Jul. 19—Pittsburg County commissioners met in emergency session on Tuesday to pass a county-wide burn ban, effective immediately.
The burn ban proclaims that extreme fire danger exists in Pittsburg County and prohibits outdoor burning.
Commissioners called the emergency meeting after hearing from Pittsburg County Office of Emergency Management Director Kevin Enloe. The burn ban, which includes penalties calling for fines and/or jail time for violators, will remain in place for the next 14 days.
"We set it for 14 days due to the heat regulations, along with we've definitely got drought problems," said County Commission Chairman/District 2 Commissioner Kevin Smith in reference to the July 19 resolution.
Enloe said he met with members of the Pittsburg County Firefighters Association on Monday night. He told the commissioners the overwhelming majority of fire chiefs from 27 fire departments in the county were in agreement of asking the commissioners to pass the burn ban.
Enloe also pointed to a portion of state law that says burn bans can be called when several conditions are in place, including when "temperatures for any day over the next three days are forecast at or over 100 degrees Fahrenheit." Enloe said he saw a long-range forecast predicting temperatures higher than 100 degrees for the next 14 days.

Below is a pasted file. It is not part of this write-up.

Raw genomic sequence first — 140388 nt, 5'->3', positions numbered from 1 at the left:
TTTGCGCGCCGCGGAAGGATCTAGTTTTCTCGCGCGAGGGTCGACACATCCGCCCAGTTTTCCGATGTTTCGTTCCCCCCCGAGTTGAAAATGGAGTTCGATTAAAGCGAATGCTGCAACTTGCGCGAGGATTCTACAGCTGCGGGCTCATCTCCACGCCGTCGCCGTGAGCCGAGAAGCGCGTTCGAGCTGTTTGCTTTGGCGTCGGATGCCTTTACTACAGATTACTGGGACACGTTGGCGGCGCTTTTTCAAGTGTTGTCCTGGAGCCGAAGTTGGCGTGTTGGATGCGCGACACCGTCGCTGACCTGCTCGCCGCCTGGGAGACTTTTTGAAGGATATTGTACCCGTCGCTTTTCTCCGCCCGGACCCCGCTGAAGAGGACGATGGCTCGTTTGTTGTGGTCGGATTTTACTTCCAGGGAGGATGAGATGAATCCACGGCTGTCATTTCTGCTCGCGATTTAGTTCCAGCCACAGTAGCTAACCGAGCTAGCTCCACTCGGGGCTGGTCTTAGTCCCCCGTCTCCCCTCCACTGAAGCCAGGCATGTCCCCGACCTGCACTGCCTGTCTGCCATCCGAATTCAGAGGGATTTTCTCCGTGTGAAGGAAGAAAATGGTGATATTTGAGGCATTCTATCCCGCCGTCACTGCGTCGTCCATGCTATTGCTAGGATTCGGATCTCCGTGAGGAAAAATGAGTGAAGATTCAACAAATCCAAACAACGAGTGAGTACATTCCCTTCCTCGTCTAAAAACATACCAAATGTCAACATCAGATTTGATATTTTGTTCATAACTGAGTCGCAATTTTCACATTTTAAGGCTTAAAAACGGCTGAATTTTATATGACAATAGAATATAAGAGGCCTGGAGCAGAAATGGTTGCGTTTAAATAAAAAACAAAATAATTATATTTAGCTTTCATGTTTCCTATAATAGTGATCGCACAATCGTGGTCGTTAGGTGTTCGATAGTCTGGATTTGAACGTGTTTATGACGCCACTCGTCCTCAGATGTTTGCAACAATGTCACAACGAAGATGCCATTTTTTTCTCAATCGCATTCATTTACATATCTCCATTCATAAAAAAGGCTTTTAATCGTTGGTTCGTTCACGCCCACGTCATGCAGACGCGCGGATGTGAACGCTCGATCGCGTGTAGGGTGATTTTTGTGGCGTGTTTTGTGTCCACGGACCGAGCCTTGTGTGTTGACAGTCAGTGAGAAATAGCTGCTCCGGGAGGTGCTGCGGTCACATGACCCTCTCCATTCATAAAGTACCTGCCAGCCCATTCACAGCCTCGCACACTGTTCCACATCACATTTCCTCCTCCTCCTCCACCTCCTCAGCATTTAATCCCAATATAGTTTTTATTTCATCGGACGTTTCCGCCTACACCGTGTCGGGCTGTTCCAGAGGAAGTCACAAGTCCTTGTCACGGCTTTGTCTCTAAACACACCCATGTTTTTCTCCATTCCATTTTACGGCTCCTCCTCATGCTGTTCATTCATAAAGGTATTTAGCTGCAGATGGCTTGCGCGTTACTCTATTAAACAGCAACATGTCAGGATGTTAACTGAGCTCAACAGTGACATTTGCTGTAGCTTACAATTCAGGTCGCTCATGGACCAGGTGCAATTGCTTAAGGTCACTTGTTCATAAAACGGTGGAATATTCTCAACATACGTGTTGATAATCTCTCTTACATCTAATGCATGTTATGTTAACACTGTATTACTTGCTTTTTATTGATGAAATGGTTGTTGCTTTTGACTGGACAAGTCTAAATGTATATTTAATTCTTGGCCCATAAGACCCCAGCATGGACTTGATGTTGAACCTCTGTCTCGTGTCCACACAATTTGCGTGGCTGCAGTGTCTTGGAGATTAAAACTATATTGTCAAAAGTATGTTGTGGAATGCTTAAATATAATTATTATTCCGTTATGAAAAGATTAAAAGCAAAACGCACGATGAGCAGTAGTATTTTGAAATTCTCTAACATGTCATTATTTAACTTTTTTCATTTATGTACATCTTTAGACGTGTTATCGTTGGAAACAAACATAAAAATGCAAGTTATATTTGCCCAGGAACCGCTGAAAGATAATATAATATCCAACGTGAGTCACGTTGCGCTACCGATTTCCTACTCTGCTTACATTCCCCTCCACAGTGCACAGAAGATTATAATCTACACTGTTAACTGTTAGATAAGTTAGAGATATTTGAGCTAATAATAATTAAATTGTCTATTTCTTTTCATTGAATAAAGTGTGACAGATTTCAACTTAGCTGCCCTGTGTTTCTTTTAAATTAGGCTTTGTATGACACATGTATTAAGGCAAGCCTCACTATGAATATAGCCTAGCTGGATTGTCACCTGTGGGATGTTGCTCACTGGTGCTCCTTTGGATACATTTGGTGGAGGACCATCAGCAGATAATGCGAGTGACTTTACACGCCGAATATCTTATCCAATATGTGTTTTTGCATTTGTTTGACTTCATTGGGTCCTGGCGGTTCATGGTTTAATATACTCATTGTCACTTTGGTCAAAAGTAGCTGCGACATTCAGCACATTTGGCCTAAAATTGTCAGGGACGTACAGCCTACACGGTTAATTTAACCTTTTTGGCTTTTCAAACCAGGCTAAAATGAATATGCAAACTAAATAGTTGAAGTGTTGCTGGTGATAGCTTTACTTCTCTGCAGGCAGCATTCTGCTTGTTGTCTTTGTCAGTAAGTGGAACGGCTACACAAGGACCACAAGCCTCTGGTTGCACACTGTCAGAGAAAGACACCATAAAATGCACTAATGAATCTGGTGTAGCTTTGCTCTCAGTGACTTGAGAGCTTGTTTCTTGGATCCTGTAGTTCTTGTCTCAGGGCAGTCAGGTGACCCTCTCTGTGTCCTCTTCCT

The burn ban resolution states "It is unlawful for any person to set fire to any forest, grass, range, crop or other wildlands, or build a campfire or bonfire, or to burn trash or other material." The burn ban also makes it unlawful to use any fireworks that may cause a forest, grass, range, crop or other wildland fire.
An exception is made to allow outdoor welding, provided fire watch personnel with extinguishing equipment are on the scene while welding or cutting activities are being performed.
"I'm happy that it passed," Enloe said after the commissioners approved the burn ban resolution. Enloe noted the county was under a Red Flag Warning for Tuesday and that the Office of Emergency Management is under a Level 2 designation, which calls for enhanced operations reporting to the state, including the reporting of any and all fires, utility outages and water issues.
He also noted the Tuesday forecast called for winds of up to 24 mph, adding to the concerns about how quickly a fire could spread.
The resolution allows for any law enforcement officer of the state of Oklahoma to enforce it. Anyone convicted of violating the burn ban is guilty of a misdemeanor offense, and subject to a fine of up to $500, up to a year imprisonment, or both, the resolution states.
District 1 Commissioner Charlie Rogers joined Smith to vote in favor of the burn ban. District 3 Commissioner Ross Selman was not present at the emergency meeting.
While the burn ban is set to remain in effect for 14 days from July 19, the resolution notes that if extreme fire danger conditions persist, subsequent burn bans may be passed.
Contact James Beaty at email@example.com.